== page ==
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Gandangara cover the city and bush

The Gandangara Aboriginal Medical Service is a family practice that operates a unique culturally sensitive medical service entirely owned by Aboriginal people.

It covers a huge area of NSW – from Liverpool to Moss Vale. The service recently ran a Health Day to promote itself to the wider community.

Since it opened in 2010, the Gandangara Aboriginal Medical Service has helped more than 1000 patients. The centre overcomes barriers that Aboriginal people face when dealing with conventional medical services.

Gandangara Health Services Manager, Jennifer Weatherstone says the service has three streams.

“There is a mainstream health centre open to anyone – it just so happens that 70 per cent of our clients are Aboriginal – so we have an Aboriginal focus and Aboriginal staff, with reception and the nurses, so we attract people from that community and outlying communities, which is fantastic. We have a great mix of Aboriginal and non-Aboriginal patients,” Jennifer says.

“As far as we know, we are the first land-council-run, mainstream medical centre in Australia. We are really proud of that – there is no government money. The other stream is a health brokerage that is funded by OATSIH, called Marumali, which has been operating since 2010 and has over 4000 people on its books.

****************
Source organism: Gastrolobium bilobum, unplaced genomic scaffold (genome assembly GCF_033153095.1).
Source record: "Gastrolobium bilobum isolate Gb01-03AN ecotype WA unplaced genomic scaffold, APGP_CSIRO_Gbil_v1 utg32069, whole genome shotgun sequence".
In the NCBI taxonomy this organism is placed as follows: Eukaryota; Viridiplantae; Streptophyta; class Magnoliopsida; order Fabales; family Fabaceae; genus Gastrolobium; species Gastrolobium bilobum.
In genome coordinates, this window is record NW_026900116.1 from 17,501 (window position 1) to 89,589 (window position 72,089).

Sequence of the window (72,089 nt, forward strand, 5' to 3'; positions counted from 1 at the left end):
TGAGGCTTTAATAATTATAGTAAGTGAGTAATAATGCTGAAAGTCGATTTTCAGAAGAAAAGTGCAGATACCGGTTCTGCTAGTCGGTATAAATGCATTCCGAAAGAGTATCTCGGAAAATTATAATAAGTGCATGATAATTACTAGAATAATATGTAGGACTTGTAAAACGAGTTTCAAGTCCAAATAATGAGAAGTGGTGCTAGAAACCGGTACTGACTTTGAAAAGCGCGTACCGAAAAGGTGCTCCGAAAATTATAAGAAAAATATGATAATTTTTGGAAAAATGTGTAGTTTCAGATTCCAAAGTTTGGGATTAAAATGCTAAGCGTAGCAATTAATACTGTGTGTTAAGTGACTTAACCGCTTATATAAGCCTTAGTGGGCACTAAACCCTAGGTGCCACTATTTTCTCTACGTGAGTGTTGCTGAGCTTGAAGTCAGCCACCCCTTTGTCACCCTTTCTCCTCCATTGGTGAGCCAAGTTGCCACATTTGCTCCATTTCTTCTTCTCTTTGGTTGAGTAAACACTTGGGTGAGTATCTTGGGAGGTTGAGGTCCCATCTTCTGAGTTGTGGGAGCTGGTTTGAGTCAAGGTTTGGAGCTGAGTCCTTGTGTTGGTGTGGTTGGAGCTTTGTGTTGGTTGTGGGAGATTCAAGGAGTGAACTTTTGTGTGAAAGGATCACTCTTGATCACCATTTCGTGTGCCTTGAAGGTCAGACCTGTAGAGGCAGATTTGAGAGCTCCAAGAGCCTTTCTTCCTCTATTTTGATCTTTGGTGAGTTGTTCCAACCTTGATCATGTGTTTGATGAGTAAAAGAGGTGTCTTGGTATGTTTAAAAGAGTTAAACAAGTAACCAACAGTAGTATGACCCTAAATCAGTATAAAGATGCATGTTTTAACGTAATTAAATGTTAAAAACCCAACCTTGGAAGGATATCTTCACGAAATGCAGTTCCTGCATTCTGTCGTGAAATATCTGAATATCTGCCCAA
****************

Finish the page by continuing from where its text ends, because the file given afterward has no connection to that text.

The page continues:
“We service mainstream GPs, assisting them with their Aboriginal clients from Parramatta to Moss Vale. We have about 300 GPs who we support in that massive area, as well as a number of health workers who assist. It is extremely rewarding.

“We also have a family and community services project called Early Intervention, which has Aboriginal and non-Aboriginal nurses screening children from ages 0 to 6 for disabilities. We have funding for this until June 2013, but we are quietly optimistic that this won’t stop because there have been massive amounts of issues raised from that.”

Jennifer says that the centre recently held a  Health Day to encourage Aboriginal people to live longer.

“This was the first of four events – the next three are in January, March and early June next year. We are hoping to collect some information from them through general health check-ups. For us it will help determine what the community’s needs are. If we see that smoking is a real issue then we might have quit smoking as the basis for one of the days,” she says.

“We have a good idea about what these issues are anyway because of the three health streams here at Gandangara. These three streams all work very closely together, all on the one site, and are supported by the Gandangara Local Aboriginal Land Council, which is across the road from us. They support us with a range of services for the community, including housing and transport.

“It is all working really well. The medical centre is the newest addition to the team and has been here now for 2.5 years but we are already outgrowing the premises.

“We cover all of Sydney’s southwest, but the Koori population of Liverpool is enormous and growing by the day. We are noticing a lot of people moving into the area – maybe it’s being driven by affordable housing availability from the city?”

The Health Day featured cooking demonstrations, face-painting, lunch, show bags and health checks. Information about nutrition, physical activity, chronic-disease prevention and childhood health were also delivered on the day.

For more information about the Gandangara Aboriginal Medical Service go to

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